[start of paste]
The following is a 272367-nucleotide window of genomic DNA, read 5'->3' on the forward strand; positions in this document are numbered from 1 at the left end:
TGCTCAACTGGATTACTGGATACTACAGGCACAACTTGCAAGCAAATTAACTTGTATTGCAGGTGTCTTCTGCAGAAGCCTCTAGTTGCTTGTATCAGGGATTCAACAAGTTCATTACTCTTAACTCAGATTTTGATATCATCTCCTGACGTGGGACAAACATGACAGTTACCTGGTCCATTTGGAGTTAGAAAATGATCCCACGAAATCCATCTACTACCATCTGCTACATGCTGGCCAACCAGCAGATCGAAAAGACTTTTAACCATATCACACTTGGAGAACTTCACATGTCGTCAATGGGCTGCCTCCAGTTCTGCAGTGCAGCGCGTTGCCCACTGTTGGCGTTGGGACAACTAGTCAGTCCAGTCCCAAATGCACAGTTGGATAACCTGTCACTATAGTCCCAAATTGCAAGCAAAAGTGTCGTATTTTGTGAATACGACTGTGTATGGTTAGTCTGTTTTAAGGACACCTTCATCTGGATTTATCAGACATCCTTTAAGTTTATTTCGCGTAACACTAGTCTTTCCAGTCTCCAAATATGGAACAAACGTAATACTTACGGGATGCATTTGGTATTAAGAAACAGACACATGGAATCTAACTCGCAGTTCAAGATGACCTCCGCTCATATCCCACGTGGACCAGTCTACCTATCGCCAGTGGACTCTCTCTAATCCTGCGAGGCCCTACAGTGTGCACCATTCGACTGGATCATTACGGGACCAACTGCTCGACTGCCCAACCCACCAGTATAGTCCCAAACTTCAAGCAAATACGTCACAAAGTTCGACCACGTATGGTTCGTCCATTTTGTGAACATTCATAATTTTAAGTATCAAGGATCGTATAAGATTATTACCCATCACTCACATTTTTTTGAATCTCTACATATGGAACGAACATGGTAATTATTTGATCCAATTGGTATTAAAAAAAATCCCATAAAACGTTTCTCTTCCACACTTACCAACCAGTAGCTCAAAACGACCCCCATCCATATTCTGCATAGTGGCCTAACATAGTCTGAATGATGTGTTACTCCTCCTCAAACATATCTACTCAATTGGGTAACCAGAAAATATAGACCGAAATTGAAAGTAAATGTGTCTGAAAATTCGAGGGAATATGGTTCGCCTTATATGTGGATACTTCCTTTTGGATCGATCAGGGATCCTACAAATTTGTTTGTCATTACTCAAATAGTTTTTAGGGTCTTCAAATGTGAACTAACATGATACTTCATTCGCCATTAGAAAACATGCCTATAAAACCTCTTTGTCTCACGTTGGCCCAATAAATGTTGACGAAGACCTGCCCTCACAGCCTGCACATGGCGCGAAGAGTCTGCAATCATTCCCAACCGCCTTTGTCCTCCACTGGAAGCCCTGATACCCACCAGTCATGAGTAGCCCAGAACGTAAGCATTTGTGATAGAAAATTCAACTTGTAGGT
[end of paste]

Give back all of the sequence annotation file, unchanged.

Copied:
The following is a 272367-nucleotide window of genomic DNA, read 5'->3' on the forward strand; positions in this document are numbered from 1 at the left end:
TGCTCAACTGGATTACTGGATACTACAGGCACAACTTGCAAGCAAATTAACTTGTATTGCAGGTGTCTTCTGCAGAAGCCTCTAGTTGCTTGTATCAGGGATTCAACAAGTTCATTACTCTTAACTCAGATTTTGATATCATCTCCTGACGTGGGACAAACATGACAGTTACCTGGTCCATTTGGAGTTAGAAAATGATCCCACGAAATCCATCTACTACCATCTGCTACATGCTGGCCAACCAGCAGATCGAAAAGACTTTTAACCATATCACACTTGGAGAACTTCACATGTCGTCAATGGGCTGCCTCCAGTTCTGCAGTGCAGCGCGTTGCCCACTGTTGGCGTTGGGACAACTAGTCAGTCCAGTCCCAAATGCACAGTTGGATAACCTGTCACTATAGTCCCAAATTGCAAGCAAAAGTGTCGTATTTTGTGAATACGACTGTGTATGGTTAGTCTGTTTTAAGGACACCTTCATCTGGATTTATCAGACATCCTTTAAGTTTATTTCGCGTAACACTAGTCTTTCCAGTCTCCAAATATGGAACAAACGTAATACTTACGGGATGCATTTGGTATTAAGAAACAGACACATGGAATCTAACTCGCAGTTCAAGATGACCTCCGCTCATATCCCACGTGGACCAGTCTACCTATCGCCAGTGGACTCTCTCTAATCCTGCGAGGCCCTACAGTGTGCACCATTCGACTGGATCATTACGGGACCAACTGCTCGACTGCCCAACCCACCAGTATAGTCCCAAACTTCAAGCAAATACGTCACAAAGTTCGACCACGTATGGTTCGTCCATTTTGTGAACATTCATAATTTTAAGTATCAAGGATCGTATAAGATTATTACCCATCACTCACATTTTTTTGAATCTCTACATATGGAACGAACATGGTAATTATTTGATCCAATTGGTATTAAAAAAAATCCCATAAAACGTTTCTCTTCCACACTTACCAACCAGTAGCTCAAAACGACCCCCATCCATATTCTGCATAGTGGCCTAACATAGTCTGAATGATGTGTTACTCCTCCTCAAACATATCTACTCAATTGGGTAACCAGAAAATATAGACCGAAATTGAAAGTAAATGTGTCTGAAAATTCGAGGGAATATGGTTCGCCTTATATGTGGATACTTCCTTTTGGATCGATCAGGGATCCTACAAATTTGTTTGTCATTACTCAAATAGTTTTTAGGGTCTTCAAATGTGAACTAACATGATACTTCATTCGCCATTAGAAAACATGCCTATAAAACCTCTTTGTCTCACGTTGGCCCAATAAATGTTGACGAAGACCTGCCCTCACAGCCTGCACATGGCGCGAAGAGTCTGCAATCATTCCCAACCGCCTTTGTCCTCCACTGGAAGCCCTGATACCCACCAGTCATGAGTAGCCCAGAACGTAAGCATTTGTGATAGAAAATTCAACTTGTAGGT